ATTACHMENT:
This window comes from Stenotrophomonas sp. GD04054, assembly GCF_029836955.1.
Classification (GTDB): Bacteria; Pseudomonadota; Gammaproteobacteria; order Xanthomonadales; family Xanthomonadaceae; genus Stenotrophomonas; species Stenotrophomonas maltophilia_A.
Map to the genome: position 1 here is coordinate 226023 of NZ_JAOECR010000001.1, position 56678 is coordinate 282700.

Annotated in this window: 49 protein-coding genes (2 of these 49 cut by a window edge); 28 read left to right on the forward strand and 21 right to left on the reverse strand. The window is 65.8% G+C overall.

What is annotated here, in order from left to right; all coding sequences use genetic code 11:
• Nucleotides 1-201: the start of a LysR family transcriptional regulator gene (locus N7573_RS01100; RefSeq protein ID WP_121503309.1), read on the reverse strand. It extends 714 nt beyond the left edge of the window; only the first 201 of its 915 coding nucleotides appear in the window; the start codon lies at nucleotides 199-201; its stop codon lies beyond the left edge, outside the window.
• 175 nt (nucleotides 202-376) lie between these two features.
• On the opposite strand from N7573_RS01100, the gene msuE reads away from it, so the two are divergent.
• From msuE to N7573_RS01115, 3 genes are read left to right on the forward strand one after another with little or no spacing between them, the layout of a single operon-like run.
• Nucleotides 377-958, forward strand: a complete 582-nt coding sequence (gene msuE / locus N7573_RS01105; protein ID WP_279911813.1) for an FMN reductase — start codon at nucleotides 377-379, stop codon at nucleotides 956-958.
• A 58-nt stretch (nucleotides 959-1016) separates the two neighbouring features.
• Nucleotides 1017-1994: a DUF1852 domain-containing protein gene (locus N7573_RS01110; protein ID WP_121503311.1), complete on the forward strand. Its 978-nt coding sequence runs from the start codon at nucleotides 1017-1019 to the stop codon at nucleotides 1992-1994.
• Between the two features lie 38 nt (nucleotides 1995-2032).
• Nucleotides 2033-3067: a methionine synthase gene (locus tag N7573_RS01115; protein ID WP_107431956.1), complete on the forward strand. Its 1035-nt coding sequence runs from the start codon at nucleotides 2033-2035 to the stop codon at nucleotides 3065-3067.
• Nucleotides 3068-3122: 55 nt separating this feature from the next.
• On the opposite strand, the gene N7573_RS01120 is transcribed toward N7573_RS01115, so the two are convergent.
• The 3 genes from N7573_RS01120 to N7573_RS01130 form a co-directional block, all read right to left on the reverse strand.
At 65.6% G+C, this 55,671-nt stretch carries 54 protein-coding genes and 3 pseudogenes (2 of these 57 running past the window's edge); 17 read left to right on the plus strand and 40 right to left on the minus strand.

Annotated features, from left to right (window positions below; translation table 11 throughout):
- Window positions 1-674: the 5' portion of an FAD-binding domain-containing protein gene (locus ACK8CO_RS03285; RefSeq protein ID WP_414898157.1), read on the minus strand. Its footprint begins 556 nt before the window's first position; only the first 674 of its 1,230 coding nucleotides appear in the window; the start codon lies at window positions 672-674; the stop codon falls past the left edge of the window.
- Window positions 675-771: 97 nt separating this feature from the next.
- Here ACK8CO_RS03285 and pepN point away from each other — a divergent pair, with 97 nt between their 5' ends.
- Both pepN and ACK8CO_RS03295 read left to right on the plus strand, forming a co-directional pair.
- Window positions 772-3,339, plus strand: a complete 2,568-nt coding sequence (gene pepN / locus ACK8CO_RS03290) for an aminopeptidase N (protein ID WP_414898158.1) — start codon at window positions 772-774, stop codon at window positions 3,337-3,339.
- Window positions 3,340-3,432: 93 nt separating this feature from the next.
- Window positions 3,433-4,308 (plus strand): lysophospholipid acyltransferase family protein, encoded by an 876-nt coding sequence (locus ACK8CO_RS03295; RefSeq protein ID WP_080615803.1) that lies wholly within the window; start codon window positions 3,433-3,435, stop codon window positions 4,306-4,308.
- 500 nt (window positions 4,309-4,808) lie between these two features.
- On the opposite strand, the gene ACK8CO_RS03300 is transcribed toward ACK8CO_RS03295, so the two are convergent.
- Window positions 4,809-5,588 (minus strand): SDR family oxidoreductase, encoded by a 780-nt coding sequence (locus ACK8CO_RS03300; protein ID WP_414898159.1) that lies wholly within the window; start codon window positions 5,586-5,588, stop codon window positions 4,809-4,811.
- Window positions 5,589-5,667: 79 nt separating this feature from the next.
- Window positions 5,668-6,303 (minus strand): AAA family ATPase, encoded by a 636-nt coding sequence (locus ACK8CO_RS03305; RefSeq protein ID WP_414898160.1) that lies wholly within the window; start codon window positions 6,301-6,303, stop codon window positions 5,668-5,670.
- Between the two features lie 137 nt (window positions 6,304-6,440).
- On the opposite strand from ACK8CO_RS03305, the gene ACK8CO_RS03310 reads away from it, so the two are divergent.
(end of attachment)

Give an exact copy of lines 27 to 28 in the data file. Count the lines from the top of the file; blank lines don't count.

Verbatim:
- 500 nt (window positions 4,309-4,808) lie between these two features.
- On the opposite strand, the gene ACK8CO_RS03300 is transcribed toward ACK8CO_RS03295, so the two are convergent.